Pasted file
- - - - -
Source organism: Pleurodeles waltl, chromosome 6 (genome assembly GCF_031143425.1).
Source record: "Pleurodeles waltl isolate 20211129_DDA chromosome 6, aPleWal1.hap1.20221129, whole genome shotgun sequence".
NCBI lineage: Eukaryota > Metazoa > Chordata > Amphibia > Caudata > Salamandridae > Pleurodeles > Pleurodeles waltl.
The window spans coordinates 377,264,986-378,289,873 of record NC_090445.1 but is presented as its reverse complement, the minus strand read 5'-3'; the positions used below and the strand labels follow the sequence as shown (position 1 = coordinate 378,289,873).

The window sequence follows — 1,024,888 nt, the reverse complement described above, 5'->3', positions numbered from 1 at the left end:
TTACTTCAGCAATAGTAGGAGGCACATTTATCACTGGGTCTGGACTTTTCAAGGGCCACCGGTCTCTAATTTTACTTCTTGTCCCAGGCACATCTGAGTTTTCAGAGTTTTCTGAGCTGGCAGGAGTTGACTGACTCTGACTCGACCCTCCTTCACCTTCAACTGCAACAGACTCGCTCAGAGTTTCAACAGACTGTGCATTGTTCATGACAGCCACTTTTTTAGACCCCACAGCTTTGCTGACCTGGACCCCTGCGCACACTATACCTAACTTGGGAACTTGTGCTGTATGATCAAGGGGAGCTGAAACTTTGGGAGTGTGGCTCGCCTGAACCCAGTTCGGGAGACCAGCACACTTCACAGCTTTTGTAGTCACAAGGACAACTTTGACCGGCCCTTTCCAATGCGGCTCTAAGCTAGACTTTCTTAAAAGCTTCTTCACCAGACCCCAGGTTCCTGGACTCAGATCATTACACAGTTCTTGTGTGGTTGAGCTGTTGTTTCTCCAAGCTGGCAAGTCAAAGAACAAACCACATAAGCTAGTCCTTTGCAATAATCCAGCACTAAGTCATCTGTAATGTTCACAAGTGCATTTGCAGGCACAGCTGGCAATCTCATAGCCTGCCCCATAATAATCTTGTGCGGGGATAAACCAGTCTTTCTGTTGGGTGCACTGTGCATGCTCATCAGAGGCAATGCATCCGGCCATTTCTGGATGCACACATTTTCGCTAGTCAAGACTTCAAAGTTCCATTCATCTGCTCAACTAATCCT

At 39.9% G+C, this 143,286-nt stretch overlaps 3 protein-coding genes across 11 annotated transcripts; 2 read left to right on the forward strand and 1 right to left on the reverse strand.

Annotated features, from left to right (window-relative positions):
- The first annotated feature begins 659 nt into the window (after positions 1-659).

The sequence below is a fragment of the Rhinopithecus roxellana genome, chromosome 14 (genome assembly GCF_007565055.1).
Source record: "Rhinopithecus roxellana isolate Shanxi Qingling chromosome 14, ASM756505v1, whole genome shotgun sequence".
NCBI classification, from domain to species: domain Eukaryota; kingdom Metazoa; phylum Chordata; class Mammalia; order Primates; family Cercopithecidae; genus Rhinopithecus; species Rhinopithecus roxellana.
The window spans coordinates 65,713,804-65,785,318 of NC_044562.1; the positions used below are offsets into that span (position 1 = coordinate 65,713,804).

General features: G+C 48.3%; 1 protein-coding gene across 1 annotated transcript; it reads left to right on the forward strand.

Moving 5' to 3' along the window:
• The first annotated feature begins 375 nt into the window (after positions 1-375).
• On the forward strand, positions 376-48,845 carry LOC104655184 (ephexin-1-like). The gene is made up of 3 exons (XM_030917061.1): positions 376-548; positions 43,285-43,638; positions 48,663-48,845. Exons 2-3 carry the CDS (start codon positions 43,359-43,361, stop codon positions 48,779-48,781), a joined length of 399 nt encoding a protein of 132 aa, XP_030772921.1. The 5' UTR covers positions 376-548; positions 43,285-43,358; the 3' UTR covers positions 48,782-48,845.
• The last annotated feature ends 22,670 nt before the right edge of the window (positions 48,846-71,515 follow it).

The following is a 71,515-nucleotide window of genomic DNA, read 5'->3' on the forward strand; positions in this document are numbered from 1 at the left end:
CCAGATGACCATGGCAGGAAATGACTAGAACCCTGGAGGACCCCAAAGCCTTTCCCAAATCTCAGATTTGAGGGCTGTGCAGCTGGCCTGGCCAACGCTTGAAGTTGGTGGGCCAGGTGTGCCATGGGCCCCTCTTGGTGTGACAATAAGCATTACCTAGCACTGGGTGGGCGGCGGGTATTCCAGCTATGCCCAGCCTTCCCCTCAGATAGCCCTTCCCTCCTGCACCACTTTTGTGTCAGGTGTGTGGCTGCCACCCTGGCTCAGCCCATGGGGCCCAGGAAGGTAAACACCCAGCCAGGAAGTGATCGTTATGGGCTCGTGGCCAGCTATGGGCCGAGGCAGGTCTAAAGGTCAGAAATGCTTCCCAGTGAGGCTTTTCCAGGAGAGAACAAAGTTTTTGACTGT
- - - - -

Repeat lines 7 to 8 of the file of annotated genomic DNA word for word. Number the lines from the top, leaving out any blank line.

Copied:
At 39.9% G+C, this 143,286-nt stretch overlaps 3 protein-coding genes across 11 annotated transcripts; 2 read left to right on the forward strand and 1 right to left on the reverse strand.

Annotated features, from left to right (window-relative positions):